Reading Bapak’s Talks
My first two years in Subud were quiet and tentative on the outside while I was discovering the mystery of the latihan. After five years, I began to discover the wonder of testing. The experience so impressed me that I felt moved to learn more by reading Bapak, and I also began coming early to latihan once a week for a tape session. The men sat on the floor and listened to a series of tape cassette recordings of Bapak, interspersed with English summaries by Sharif Horthy.
Reading the talks, I suppose I applied what I then knew about how to read the Bible. Try to be quiet and let it touch the heart. Try to stop and be aware of how I am feeling. How is this text touching me? Does it strike any chords within me? This is key. Is it opening me up? Is it filling me with gratitude? Does it help make me feel touched by divine grace?
Some of what I find in Bapak's talks can have an impact on me just as profound as the Bible. When Bapak tells his audience to pray for a heart as wide as the ocean, I feel this deeply.
I also experience a whole range of other feelings when reading the Bible; some parts do move me—a lot; some parts do nothing for me; and some parts repel me. And I thought the same thing would happen with Bapak's talks.
I would sometimes wonder what listening to the audio recordings of Bapak did for those men who had known Bapak. Did listening to his voice on tape bring back other memories? I have talked with members who were enormously impacted by Bapak, who often had the experience in his presence that Bapak was talking directly to them.
Not that the men ever seemed to talk about the content of what they heard on the tapes. These weekly tape sessions were in accord with what Brodjo, one of Bapak’s original Indonesian helpers, said in the preface to the original Advice and Guidance to Helpers about how to approach Bapak's talks:
[T]he greatest benefit from Bapak’s wise advice and guidance is got by reading and accepting it peacefully and in tranquillity, letting its wisdom soak into us, so that when the need arrives the answer is there within us, flavored with our own personalities….
How Bapak’s Words Became Suspect
My disillusionment began in 2003. This happened after Subud groups in Canada held discussions about whether a non-discrimination clause should be added to the preamble to Subud Canada’s bylaws. The proposed bylaw language is fairly standard in Canada, the same as used in the Canadian constitution, which prohibits discrimination on the basis of race, religion, gender, or sexual orientation. The debate in my own Subud group focused on homosexuality, and especially what Bapak said or felt about homosexuality.
In the end, my group voted down the proposed non-discrimination clause. Several members were certain that homosexuality was not okay and was not approved of in Subud. We did know that Bapak had opened homosexuals, but one member excused this by saying the people were not practising homosexuals.
I felt a terrific disappointment after this group meeting. Discrimination against homosexuality had been part of my own upbringing and I was shocked to find out that some Subud members held similar attitudes.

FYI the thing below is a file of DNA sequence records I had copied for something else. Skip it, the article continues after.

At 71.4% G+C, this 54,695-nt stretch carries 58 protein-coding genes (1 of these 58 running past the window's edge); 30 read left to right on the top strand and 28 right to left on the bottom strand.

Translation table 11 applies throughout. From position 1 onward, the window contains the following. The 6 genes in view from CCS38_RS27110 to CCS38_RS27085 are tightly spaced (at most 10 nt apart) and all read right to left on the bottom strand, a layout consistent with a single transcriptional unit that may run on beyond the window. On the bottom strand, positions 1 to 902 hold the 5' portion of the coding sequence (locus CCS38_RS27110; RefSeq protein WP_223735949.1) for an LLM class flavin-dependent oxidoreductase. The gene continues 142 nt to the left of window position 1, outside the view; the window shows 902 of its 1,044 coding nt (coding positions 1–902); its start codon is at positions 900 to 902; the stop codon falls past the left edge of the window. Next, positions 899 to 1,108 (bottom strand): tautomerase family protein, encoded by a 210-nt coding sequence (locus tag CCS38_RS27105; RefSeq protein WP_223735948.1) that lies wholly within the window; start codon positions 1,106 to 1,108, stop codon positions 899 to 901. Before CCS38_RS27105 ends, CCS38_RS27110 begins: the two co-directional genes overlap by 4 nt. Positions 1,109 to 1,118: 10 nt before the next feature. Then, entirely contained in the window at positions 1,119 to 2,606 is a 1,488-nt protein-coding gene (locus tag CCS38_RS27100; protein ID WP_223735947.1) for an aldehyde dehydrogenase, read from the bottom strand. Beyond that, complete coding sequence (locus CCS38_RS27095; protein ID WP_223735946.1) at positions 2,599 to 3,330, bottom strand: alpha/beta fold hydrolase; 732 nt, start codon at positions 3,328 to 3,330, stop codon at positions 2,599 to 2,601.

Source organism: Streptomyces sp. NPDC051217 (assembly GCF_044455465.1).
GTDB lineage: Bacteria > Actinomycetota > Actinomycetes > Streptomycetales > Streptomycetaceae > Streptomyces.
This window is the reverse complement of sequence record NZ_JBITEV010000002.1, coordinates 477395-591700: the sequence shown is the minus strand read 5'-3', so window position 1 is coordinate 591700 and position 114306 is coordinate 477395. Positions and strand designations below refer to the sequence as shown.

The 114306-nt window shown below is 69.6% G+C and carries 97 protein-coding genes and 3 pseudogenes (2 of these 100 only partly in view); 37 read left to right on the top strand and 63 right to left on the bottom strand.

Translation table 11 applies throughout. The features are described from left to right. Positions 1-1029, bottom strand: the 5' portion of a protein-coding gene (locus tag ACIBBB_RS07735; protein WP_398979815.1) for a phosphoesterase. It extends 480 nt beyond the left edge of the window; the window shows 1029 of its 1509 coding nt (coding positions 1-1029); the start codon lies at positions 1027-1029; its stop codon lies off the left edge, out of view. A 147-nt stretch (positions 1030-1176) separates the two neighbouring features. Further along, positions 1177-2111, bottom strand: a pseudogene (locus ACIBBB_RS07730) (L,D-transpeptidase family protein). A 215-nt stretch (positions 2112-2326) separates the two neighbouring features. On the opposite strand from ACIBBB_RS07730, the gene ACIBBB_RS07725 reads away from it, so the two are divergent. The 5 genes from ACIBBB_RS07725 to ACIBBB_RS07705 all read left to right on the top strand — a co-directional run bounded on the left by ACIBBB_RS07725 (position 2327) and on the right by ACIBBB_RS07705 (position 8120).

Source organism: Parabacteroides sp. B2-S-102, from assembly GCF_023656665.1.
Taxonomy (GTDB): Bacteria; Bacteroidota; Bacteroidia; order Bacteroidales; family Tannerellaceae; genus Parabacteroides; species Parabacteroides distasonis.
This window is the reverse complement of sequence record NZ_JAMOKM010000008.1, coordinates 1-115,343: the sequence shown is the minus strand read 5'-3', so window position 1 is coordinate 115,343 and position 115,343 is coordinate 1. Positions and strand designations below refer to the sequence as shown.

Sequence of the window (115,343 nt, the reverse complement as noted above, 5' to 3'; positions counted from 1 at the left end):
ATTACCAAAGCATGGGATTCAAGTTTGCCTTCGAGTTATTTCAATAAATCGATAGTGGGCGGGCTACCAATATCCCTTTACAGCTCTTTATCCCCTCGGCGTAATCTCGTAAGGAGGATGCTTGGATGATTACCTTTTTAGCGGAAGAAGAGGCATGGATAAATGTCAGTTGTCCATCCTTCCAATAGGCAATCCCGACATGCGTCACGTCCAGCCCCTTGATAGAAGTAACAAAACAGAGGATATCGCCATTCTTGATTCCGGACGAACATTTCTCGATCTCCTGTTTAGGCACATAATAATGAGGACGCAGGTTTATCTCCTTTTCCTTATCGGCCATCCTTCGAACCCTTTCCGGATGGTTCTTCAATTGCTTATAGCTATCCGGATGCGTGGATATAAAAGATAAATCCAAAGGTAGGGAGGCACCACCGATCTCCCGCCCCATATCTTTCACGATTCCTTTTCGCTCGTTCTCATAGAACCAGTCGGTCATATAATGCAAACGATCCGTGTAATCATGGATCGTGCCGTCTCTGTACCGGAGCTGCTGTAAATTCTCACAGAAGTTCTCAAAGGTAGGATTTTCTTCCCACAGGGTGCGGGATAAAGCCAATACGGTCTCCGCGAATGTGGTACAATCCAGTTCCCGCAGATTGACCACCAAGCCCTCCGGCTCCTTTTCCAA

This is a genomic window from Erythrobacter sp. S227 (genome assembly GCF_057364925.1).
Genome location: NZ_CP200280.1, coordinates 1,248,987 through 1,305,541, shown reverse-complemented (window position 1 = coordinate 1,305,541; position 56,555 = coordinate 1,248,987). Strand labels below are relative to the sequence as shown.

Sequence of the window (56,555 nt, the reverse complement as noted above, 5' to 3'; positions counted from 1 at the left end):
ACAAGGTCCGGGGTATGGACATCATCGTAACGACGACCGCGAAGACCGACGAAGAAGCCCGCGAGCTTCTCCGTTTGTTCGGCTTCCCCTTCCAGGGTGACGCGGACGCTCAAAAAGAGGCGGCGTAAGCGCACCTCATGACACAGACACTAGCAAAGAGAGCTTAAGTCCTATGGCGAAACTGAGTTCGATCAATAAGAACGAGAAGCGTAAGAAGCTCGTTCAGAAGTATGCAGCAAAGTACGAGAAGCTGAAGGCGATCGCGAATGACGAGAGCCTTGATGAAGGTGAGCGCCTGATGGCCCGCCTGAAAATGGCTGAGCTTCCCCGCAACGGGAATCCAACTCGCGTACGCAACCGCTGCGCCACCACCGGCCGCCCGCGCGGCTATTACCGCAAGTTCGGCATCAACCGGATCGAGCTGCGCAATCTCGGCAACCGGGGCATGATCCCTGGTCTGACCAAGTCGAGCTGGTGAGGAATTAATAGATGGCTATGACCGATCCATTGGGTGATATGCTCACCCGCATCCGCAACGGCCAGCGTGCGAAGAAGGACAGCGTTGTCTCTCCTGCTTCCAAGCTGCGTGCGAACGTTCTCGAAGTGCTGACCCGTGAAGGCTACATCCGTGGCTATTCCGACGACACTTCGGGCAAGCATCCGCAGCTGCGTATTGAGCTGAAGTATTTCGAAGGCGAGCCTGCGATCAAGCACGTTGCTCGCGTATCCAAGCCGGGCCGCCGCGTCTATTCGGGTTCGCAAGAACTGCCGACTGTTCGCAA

A few weeks after that, a member from another Subud group showed me a book that included Bapak’s answers to questions after the Subud World Congress in Briarcliff in 1963. Bapak’s response to a question about homosexuality took more than a page. To me, the answer that Bapak gave painted a very crude stereotype of homosexuals as sexually promiscuous. I felt the words lacked compassion.
Turning to the member who was showing me the book, I told him that I disagreed with Bapak and I felt that Bapak was wrong.
Looking at this text now, I feel that Bapak's language is so judgemental, so black and white, that it could comfort those Subud members who hold homophobic prejudices.
Here’s what Bapak says about homosexuality elsewhere, in Pewarta Kedjiwaan Subud, Replies to Member’s Question, Volume 5, #157
Your habit of being a homosexual is actually a habit and conduct which violates the Will of God. For this reason, if someone behaves in this way he is classed as a sinner. This is how it is. So you should really and truly feel about this matter, and since you have been able to receive and practice the latihan kedjiwaan you should prevent the urge of the passions which want to do this, and turn your inner-feeling to the Power of Almighty God with trust and sincerity, so that your inner-self will be protected from the influence of these bad forces. That is all, and Bapak prays that you will be able to carry out what Bapak has said above. (V/5/157)
I no longer wince when I read this, and the outrage and anger that I felt when I first encountered it is gone.
But I wonder, is it possible for a group that calls itself a spiritual brotherhood to stand against prejudice and decide to disavow these words of its founder—Bapak?
What to Believe and What to Ignore
Since I declared four years ago that Bapak was wrong about homosexuality, I no longer read his talks. I wonder: If he can be so wrong about homosexuals, how do I feel about other statements by Bapak that I find challenging or confusing?